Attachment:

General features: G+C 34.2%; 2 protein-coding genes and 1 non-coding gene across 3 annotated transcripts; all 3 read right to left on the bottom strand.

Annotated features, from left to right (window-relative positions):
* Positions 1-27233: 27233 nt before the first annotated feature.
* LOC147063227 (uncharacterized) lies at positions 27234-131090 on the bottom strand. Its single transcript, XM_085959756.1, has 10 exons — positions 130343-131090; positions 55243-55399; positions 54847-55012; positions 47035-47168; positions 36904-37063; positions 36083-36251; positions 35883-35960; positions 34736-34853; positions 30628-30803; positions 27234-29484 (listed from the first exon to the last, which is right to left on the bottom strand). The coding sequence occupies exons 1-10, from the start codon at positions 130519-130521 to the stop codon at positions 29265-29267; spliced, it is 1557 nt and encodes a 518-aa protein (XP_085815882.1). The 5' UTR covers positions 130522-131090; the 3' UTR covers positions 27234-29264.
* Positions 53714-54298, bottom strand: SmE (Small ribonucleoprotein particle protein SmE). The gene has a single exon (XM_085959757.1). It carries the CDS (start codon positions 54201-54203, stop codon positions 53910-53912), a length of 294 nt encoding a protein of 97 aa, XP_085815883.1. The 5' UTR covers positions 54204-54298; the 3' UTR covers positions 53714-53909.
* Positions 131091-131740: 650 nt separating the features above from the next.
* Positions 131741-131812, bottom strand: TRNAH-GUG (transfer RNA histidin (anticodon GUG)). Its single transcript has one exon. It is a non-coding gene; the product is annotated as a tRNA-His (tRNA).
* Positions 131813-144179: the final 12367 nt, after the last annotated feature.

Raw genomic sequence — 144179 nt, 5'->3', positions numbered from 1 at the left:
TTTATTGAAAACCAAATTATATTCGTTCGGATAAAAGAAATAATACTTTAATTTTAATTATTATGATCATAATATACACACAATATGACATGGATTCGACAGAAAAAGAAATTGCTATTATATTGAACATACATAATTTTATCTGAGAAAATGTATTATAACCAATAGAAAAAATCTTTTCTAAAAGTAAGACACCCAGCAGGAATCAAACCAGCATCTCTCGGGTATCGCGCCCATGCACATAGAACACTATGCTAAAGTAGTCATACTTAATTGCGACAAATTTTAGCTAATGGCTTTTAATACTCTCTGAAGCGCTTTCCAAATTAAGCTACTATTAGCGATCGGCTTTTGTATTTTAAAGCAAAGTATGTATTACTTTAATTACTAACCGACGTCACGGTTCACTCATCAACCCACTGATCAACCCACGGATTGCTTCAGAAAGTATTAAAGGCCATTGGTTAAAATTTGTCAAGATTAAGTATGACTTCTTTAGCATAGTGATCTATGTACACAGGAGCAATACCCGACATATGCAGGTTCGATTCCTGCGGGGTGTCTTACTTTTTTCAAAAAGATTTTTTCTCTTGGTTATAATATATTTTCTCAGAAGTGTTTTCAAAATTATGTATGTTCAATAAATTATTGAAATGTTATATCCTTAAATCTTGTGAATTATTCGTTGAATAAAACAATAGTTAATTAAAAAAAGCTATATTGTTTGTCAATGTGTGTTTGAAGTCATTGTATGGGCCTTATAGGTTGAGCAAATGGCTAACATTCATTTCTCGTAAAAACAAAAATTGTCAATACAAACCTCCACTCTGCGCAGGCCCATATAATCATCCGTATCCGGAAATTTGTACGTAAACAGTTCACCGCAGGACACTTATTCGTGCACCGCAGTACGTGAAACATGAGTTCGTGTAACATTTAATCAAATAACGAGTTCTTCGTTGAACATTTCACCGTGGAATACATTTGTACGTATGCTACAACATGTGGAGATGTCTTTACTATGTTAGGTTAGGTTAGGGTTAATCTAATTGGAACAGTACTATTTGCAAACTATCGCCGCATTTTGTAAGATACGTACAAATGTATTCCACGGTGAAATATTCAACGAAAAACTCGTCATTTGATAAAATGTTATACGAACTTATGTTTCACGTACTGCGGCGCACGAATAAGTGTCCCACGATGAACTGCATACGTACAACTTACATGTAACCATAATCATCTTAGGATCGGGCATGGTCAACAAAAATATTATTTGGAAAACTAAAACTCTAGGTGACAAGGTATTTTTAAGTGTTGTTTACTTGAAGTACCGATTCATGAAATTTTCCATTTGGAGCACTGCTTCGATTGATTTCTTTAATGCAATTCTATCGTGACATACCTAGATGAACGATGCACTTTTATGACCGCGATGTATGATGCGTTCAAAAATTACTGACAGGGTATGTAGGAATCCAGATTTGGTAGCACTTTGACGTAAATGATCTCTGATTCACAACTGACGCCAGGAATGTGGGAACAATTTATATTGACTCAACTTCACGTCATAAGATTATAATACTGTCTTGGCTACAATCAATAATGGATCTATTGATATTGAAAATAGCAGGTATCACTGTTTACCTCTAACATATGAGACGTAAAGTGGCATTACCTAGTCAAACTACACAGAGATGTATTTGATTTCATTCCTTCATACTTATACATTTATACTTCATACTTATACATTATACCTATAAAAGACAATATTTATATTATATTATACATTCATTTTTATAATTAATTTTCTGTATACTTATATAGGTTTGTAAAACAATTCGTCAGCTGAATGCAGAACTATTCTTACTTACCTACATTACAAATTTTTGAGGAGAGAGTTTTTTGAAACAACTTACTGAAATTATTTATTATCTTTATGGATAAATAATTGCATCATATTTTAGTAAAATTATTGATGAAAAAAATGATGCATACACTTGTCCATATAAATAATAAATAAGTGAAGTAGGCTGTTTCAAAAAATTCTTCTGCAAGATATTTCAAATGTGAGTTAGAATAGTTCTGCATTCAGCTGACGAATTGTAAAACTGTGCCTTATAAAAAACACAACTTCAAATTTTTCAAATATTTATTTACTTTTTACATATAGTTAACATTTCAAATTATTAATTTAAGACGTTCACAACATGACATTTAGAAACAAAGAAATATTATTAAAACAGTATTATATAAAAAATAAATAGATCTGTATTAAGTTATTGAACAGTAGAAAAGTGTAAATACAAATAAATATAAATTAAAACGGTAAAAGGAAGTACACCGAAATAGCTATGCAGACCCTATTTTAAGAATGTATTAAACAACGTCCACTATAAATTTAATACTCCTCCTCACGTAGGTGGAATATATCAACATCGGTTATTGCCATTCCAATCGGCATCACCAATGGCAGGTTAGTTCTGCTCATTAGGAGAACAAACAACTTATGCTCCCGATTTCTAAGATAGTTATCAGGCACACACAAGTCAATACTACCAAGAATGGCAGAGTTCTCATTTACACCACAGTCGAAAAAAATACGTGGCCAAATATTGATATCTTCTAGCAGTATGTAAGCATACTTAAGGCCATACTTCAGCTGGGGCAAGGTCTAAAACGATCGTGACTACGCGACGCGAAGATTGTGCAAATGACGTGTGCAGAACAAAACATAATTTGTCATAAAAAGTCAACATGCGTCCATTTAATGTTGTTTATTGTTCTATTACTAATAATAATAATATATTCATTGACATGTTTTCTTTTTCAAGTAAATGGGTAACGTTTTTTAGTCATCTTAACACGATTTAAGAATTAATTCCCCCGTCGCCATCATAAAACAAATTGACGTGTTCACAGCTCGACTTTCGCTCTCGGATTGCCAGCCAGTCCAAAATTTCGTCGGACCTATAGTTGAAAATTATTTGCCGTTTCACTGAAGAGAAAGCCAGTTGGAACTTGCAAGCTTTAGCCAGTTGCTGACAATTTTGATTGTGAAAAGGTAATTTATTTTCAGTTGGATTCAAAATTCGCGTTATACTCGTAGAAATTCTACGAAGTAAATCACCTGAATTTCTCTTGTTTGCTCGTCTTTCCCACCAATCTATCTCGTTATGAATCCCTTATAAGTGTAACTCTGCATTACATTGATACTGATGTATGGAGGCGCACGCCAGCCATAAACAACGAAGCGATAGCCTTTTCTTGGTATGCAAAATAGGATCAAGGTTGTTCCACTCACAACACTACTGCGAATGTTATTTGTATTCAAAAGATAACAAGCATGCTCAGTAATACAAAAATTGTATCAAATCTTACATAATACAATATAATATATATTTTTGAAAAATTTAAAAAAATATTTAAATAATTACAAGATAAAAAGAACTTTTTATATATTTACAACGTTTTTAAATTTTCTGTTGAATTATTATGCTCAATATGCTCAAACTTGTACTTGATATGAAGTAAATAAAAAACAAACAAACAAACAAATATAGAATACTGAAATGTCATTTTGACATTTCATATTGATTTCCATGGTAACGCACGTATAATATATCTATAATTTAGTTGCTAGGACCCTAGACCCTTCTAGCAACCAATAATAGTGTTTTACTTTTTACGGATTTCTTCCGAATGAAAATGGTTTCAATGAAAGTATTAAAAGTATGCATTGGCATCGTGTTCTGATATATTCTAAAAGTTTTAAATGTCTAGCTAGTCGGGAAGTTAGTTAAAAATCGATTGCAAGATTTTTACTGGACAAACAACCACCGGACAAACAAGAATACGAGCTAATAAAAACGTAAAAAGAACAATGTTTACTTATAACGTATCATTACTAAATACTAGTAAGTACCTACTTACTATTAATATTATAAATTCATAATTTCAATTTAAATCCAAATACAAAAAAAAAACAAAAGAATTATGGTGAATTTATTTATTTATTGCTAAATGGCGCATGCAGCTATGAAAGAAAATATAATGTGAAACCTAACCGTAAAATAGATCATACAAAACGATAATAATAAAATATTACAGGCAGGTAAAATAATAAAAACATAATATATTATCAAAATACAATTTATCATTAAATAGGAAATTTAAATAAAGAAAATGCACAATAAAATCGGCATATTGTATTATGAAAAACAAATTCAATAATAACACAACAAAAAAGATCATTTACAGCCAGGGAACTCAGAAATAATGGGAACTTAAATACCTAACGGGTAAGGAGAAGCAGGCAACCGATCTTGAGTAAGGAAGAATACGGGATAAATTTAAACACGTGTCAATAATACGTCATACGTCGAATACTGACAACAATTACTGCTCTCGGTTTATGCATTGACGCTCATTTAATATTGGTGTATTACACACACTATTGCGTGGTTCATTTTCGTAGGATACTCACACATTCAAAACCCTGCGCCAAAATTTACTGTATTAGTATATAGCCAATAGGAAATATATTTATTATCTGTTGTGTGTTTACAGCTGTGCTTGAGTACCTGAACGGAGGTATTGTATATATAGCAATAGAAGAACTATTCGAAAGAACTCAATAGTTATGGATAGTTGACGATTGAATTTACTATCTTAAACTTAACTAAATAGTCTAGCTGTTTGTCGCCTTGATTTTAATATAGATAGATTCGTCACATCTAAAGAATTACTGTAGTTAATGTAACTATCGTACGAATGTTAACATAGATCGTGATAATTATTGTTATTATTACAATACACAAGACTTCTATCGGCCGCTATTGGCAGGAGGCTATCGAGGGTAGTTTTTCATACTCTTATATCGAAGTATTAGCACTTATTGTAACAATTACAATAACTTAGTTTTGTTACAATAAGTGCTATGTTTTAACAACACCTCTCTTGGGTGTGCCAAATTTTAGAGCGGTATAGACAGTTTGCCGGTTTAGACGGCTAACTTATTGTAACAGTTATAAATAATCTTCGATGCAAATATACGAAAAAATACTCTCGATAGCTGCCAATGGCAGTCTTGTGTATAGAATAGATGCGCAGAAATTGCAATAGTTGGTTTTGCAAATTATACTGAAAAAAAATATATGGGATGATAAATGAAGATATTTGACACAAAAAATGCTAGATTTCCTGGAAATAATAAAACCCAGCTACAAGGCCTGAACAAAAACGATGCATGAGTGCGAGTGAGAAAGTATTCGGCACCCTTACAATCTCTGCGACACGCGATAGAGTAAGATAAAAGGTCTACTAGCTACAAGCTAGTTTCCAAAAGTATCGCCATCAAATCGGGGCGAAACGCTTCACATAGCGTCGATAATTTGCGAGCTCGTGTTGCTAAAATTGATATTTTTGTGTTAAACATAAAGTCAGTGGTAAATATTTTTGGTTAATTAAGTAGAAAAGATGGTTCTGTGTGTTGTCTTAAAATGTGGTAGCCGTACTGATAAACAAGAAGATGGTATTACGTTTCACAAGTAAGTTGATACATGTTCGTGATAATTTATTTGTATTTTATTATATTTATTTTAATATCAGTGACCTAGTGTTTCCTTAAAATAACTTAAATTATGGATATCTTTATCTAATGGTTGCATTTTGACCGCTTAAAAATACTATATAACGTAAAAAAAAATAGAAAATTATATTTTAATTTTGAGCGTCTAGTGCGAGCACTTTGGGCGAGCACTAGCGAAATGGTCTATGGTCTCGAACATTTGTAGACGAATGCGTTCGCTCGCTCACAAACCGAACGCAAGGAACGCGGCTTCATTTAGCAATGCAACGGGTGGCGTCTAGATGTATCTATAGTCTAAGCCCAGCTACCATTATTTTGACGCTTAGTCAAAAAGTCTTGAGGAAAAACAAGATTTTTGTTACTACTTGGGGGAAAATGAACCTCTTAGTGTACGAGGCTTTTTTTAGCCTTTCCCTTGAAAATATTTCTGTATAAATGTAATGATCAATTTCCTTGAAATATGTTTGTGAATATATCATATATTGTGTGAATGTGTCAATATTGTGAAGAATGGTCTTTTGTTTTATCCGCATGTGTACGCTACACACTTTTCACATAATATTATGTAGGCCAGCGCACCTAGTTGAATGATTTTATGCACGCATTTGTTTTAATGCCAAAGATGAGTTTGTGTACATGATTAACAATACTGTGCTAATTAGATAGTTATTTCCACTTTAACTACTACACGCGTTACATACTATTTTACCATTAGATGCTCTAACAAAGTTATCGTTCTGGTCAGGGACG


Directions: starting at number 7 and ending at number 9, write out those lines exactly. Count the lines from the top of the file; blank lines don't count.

* Positions 131741-131812, bottom strand: TRNAH-GUG (transfer RNA histidin (anticodon GUG)). Its single transcript has one exon. It is a non-coding gene; the product is annotated as a tRNA-His (tRNA).
* Positions 131813-144179: the final 12367 nt, after the last annotated feature.

Raw genomic sequence — 144179 nt, 5'->3', positions numbered from 1 at the left: